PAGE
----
For everyone else, I do not recommend changing SRA and VTA (Two VERY different things that are important for different reasons with different targeted ideal ranges) by increasing mat thickness as it changes a minimum of four variables that can impact the playback performance: SRA, VTA, tonearm pivot vector forces and record to support surface mechanical impedance. (Note that I am assuming you will adjust for VTF when changing arm height or record height otherwise you will also be changing damper compression vertically AND horizontally in addition to any changes to SRA & VTA due to the new VTF.) On some tonearms, height changes can also affect azimuth. If you make height changes at the tonearm pivot area instead of at the record, then you reduce your variables by one. Not a huge win, but a step in the right direction.

When attempting to make an improvement to performance, it is important to impact as few variables as possible so you can better understand and control the outcome. Without such control, you could - for example - change record height with a thicker mat and three parameters might improve but one might get much worse, giving you no obvious net improvements. Rather, if you were to do your best to limit the total variables impacted when you make such a change then you can assess for the changes in a more controlled fashion.

With that said, I think the likelihood of your issue being a mechanical one is no foregone conclusion. We can discuss when you call me. Phone on website. I’m not going to push my tools on you. I’m going to help you control the variables so you can get to the bottom of this. High frequency "screechinesssssss" is NOT a characteristic of moving coils that are properly setup and electro-mechanically damped.

Wow! A free offer to receive a very professional overview of a raised Cartridge concern.

This certainly surpasses my most recent act of kindness to a stranger. 

@kevemaher  : Obviously your Rane is not helping you to for your ears " problem " and gain/loading for the Hana/Shelter neither. The Rosewood is way different performer and that's one reason you like it because is not so " agressive " .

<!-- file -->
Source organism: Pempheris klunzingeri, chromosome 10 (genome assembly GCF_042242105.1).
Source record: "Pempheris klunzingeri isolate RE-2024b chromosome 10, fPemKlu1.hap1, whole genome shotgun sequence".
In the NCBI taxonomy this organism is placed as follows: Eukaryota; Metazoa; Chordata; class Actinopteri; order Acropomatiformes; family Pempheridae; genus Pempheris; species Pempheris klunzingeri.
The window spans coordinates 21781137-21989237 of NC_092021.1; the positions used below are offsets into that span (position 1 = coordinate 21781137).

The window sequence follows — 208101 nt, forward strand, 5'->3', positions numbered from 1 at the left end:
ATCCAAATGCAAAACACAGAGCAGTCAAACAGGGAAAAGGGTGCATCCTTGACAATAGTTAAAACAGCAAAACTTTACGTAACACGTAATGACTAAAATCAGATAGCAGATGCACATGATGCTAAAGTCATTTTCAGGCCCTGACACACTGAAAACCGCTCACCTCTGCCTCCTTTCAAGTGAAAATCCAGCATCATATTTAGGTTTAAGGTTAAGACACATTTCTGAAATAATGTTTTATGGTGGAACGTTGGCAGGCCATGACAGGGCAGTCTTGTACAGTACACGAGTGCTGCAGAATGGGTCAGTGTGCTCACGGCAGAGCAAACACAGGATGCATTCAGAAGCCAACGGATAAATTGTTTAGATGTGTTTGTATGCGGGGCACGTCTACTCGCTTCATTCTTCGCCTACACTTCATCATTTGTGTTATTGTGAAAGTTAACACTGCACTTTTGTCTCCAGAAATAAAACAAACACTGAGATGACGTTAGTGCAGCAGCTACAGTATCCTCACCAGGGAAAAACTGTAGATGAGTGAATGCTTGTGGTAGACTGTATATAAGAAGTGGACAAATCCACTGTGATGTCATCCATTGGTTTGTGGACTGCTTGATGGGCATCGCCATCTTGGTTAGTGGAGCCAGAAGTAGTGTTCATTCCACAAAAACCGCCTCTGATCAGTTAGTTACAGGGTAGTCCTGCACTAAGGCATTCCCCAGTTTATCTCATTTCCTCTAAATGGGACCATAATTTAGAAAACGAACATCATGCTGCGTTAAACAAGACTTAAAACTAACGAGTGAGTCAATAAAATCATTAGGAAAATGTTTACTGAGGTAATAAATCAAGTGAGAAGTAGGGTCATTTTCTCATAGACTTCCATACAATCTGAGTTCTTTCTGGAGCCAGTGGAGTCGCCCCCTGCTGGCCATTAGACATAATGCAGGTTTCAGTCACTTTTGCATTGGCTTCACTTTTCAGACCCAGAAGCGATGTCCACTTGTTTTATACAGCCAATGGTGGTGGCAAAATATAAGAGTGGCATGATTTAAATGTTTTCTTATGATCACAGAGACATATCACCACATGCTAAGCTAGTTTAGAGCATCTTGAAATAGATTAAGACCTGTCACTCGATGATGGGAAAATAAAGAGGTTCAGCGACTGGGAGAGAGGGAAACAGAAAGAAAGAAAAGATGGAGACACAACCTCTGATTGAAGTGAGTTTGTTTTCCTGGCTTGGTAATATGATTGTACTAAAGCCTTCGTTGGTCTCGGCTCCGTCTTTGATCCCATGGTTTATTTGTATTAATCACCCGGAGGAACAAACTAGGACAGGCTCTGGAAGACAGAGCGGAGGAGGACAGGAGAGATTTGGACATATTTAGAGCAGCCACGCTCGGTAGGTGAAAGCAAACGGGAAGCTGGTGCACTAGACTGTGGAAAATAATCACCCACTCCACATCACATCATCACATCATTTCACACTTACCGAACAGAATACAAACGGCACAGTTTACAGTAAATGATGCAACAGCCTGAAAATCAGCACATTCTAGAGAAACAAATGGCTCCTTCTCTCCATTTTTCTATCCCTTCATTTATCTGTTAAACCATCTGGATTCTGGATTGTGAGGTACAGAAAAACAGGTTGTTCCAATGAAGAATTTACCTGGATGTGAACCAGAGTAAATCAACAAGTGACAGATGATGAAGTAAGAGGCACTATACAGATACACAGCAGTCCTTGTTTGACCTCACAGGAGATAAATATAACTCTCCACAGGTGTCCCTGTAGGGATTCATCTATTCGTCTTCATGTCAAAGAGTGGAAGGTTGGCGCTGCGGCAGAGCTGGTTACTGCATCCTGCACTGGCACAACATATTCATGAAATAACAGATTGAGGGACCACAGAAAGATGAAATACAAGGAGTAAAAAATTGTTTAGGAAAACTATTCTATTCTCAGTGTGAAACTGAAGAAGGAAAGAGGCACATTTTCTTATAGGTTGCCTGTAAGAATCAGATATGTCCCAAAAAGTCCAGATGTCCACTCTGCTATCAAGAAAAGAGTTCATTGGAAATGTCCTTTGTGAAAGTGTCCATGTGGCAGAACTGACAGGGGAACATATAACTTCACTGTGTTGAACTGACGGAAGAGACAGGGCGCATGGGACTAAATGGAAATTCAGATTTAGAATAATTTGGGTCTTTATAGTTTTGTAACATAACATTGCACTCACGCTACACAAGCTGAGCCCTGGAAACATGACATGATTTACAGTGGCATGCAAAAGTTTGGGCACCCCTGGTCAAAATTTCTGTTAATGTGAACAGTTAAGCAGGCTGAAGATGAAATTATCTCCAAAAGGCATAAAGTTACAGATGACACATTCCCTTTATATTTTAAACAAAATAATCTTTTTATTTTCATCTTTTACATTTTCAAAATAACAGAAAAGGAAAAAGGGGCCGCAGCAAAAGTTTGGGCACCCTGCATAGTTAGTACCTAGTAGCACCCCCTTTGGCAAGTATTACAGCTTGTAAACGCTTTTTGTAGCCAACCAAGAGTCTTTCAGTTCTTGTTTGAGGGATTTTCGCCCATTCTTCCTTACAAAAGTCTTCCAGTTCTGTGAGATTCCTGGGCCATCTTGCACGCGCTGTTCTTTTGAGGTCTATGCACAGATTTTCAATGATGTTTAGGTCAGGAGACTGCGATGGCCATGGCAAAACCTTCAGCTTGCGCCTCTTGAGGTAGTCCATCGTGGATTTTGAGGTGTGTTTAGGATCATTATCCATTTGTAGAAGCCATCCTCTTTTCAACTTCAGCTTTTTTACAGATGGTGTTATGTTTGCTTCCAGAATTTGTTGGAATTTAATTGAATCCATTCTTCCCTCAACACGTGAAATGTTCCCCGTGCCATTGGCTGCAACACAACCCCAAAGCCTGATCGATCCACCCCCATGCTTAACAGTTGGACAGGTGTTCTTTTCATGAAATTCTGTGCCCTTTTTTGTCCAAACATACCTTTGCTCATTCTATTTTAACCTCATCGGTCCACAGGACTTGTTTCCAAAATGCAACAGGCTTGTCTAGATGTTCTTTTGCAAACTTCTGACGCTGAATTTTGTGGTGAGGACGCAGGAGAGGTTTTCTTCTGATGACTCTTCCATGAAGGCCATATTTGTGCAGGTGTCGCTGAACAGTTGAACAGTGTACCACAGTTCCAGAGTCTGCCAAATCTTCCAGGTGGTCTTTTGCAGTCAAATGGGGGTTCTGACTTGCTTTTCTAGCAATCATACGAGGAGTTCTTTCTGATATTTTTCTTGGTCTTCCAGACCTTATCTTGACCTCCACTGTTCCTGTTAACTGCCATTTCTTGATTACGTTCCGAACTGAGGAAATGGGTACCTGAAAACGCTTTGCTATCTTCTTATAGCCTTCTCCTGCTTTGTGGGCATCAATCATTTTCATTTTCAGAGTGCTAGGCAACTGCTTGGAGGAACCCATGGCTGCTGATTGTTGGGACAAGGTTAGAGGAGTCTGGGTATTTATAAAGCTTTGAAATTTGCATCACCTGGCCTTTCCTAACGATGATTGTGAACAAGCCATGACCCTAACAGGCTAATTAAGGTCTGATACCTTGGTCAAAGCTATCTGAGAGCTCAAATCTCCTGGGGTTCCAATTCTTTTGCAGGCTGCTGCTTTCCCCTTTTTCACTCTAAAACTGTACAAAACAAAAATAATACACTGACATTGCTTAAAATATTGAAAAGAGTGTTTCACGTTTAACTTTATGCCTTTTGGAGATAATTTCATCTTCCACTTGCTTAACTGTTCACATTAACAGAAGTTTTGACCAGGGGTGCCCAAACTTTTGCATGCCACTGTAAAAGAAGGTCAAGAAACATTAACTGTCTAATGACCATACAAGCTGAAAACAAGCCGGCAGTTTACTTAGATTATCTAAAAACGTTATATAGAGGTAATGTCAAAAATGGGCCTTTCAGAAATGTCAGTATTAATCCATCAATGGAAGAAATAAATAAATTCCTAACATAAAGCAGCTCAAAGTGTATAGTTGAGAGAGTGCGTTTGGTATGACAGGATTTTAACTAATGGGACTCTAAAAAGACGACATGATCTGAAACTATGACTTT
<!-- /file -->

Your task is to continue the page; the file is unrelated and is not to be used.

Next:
One source for your " ears "  problem ( because it's not a cartridge problems. ) could be that build material of your speaker tweeters that crossover around 2.5khz and could have some kind of ringing down there or maybe not because you said your room/system is neutral and you measured.

Now, if the Rosewood works for your " ears " then why to look for other cartridge when the other 2 that are not bad cartridges just does not works with your " ears ". 


Why to use more that one cartridge and if you want to use your other tonearms then Rosewood dowthere too.

Different tonearms and different tonearm internal wiring could help too with those 2 cartridges.


At the end reading here and there you are only " guessing " what only your ears can confirm, not guessing because your room/system is unique as each one of our room/systems and it's obvious and you learned in this thread when you posted:


"  that there are about as many opinions as there are posts. "



Post removed 

One source for your " ears "  problem ( because it's not a cartridge problems. ) could be that build material of your speaker tweeters that crossover around 2.5khz and could have some kind of ringing down there or maybe not because you said your room/system is neutral and you measured.

Great point by Raul. Certain cartridges and tweeters not getting along is DEFINITELY something I've noticed. Don't discount this. My big Tannoys with the pepperpot tweeter render a vivid, lush midrange but there is a cost to this with a certain roughness / hot spot somewhere in the treble region. Cartridges which don't mellow out in this region can be like icepicks to my ears lol. Other Tannoys with the tulip tweeter are a lot more well behaved in that region, and don't display this problem.